Beverly had long legs, and a strong presence. Her hazel eyes revealed her intelligence as well as her deep rooted fear, disguised as anger. I saw through it all to the love she was craving. She was quiet and sharp tongued. She scared her classmates as her responses were always inconsistent. Her mother would seldomly appear at pick up time. If she did, she wore a black eye or a visible bruise. Her mom’s eyes revealed a fierce protection engulfed in pleading exhaustion. I could not imagine even though I tried. 

It was the middle of the school year – way past the honeymoon phase. My class was well versed in our mantra: “Thank you for ignoring those friends who are having a hard time making good choices”. This was said a ridiculously large amount of times that year. It served the purpose of redirection, and was typically useful.  


This particular morning we were gathered on the rug in the middle of a lesson. Beverly stood up, walked over to a center and began tearing it apart. Dumping toys and manipulatives off the shelf one by one all while watching me. My remaining students on the rug, eyes as big as saucers, pointing at her while murmuring things like “Hey, Ms. Molly, you see what she doing??? Woah…..she gonna get it…..” They began questioning my calm strategy of ignoring when it was clearly impossible to do just that. When I was ensured she would not harm herself, I steered the rest of the class from the rug to the hallway. All while Beverly sequentially destroyed the classroom, moving like a focused and on course tornado.  I continued my lesson while peeking through the window in the door. I’d stick my head in every now and again to remind her that it needed to get cleaned up when when she was done, and to let me know when she was ready for us to return.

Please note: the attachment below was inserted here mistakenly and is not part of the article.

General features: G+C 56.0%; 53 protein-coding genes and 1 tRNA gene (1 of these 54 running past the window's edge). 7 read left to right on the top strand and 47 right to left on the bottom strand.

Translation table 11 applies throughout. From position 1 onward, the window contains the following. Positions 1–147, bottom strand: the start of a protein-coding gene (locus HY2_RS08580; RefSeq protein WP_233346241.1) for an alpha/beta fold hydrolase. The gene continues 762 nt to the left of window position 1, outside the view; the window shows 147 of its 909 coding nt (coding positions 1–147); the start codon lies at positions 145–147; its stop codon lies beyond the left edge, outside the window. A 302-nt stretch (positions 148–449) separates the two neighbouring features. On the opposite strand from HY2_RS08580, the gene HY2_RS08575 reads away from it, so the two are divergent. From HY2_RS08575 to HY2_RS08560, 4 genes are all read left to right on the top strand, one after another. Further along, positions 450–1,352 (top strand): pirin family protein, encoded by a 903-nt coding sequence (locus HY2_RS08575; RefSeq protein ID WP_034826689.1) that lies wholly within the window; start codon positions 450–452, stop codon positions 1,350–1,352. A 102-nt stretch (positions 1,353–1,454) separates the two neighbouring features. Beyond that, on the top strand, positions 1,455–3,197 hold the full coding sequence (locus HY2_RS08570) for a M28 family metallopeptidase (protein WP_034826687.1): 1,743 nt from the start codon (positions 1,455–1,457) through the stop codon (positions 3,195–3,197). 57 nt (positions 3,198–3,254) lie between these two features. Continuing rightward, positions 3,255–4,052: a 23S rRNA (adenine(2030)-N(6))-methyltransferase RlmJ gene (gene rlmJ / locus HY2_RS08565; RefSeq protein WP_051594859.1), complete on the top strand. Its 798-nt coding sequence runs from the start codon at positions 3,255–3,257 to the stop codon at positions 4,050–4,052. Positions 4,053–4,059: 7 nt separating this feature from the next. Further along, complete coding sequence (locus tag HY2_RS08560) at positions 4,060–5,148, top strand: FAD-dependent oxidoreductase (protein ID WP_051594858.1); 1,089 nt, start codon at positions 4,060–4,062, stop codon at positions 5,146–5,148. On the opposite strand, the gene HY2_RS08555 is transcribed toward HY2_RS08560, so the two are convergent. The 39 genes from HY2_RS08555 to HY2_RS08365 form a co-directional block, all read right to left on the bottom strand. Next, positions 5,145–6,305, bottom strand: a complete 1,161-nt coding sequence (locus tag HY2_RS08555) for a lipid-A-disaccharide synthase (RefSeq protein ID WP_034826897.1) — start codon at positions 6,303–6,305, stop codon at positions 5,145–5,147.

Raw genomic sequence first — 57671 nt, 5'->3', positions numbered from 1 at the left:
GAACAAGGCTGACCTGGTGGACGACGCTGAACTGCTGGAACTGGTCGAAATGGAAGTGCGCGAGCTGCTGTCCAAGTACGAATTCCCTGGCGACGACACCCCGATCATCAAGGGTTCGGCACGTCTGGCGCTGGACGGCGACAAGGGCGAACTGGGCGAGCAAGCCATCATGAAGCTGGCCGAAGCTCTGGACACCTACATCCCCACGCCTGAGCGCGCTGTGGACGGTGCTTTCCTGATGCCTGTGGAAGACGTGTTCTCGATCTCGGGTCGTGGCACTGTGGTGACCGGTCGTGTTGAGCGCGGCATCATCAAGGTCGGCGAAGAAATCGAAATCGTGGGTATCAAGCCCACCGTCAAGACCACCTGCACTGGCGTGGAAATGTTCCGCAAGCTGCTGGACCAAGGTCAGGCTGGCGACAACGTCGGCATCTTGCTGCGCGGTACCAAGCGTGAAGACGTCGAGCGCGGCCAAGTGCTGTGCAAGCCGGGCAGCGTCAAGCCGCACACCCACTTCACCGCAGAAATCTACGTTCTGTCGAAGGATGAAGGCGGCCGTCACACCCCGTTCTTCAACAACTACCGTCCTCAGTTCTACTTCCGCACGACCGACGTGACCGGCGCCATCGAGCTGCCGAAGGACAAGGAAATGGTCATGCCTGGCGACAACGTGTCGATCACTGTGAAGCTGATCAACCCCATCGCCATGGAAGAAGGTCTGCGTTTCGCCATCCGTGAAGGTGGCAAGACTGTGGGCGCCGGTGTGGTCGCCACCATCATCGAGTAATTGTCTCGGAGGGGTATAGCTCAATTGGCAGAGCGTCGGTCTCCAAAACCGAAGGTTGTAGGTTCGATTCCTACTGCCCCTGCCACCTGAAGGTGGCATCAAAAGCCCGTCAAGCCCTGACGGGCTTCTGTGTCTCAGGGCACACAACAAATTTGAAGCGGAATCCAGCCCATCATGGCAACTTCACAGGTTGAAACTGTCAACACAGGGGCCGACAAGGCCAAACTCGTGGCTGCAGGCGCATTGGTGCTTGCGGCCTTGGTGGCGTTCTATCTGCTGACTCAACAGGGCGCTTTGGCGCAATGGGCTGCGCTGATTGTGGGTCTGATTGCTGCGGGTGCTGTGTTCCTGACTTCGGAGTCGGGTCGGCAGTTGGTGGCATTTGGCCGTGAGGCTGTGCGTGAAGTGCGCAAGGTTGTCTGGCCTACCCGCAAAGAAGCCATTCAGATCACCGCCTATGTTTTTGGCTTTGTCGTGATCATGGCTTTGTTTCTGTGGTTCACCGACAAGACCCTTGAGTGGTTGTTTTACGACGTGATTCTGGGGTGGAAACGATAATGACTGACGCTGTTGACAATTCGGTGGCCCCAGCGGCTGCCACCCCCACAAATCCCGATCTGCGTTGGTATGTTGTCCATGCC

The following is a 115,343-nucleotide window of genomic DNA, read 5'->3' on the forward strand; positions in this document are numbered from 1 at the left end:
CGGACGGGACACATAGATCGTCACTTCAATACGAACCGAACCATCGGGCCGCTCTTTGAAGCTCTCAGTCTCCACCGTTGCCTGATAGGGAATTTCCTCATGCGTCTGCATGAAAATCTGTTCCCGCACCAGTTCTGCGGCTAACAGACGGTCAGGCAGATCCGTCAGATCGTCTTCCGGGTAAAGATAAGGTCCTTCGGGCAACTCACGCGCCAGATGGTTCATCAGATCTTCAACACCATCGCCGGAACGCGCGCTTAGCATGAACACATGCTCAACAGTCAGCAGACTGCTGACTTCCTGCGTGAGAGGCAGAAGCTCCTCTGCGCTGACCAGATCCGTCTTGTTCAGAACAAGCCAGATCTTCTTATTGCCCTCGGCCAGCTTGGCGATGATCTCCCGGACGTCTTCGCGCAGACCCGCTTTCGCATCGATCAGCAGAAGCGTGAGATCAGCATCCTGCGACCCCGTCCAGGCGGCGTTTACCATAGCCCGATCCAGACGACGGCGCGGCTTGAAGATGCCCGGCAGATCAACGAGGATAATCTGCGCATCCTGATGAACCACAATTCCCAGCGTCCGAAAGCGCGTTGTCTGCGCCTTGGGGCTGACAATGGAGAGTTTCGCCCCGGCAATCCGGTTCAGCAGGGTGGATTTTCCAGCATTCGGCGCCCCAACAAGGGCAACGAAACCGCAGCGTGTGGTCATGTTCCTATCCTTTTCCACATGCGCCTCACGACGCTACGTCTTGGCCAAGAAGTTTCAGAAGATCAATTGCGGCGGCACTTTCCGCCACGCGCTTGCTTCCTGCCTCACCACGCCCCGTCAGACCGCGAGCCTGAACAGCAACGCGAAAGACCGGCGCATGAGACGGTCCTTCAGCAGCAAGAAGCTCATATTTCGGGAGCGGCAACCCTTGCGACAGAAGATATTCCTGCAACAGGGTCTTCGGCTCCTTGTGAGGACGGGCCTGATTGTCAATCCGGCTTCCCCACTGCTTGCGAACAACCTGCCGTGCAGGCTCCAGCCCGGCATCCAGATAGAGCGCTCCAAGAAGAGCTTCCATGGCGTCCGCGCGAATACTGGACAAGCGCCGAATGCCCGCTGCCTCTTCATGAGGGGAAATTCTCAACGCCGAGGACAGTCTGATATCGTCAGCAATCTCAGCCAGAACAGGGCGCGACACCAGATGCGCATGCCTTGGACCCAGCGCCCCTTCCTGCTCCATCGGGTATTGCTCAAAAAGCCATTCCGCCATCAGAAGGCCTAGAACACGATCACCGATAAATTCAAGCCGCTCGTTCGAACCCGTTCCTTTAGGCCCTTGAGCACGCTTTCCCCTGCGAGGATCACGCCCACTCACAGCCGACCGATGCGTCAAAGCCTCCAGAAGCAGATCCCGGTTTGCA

After an hour Beverly had the room cleaned up, and the rest of my students were well versed in the psychology of anger, reacting, and ignoring. As well as a shred of whatever the actual intended lesson I was supposed to be teaching. We reentered the room and continued on with our day. Not a word was said, by anyone, about the incident. She let herself receive my hug at rest time, later that afternoon. 

I had a choice that day. I could have met her rage with my own, creating a power struggle. Instead, I met her with little reaction, followed by loving kindness. Beverly was acting out, most likely, what she lived in her short 5 years of life. Looking back, I’m not sure why I chose to react that way, and I’m so glad I did. Beverly was smart enough to know what I was doing, and brave enough to meet me where I asked her to go – to a safe spot, where she was loved, for just being. 

I still think about Beverly, and wonder how she is doing. I’d love to see her again, and give her another hug. 

The kids who need love the most will ask for it in the most unloving ways. 

Russell Barkley

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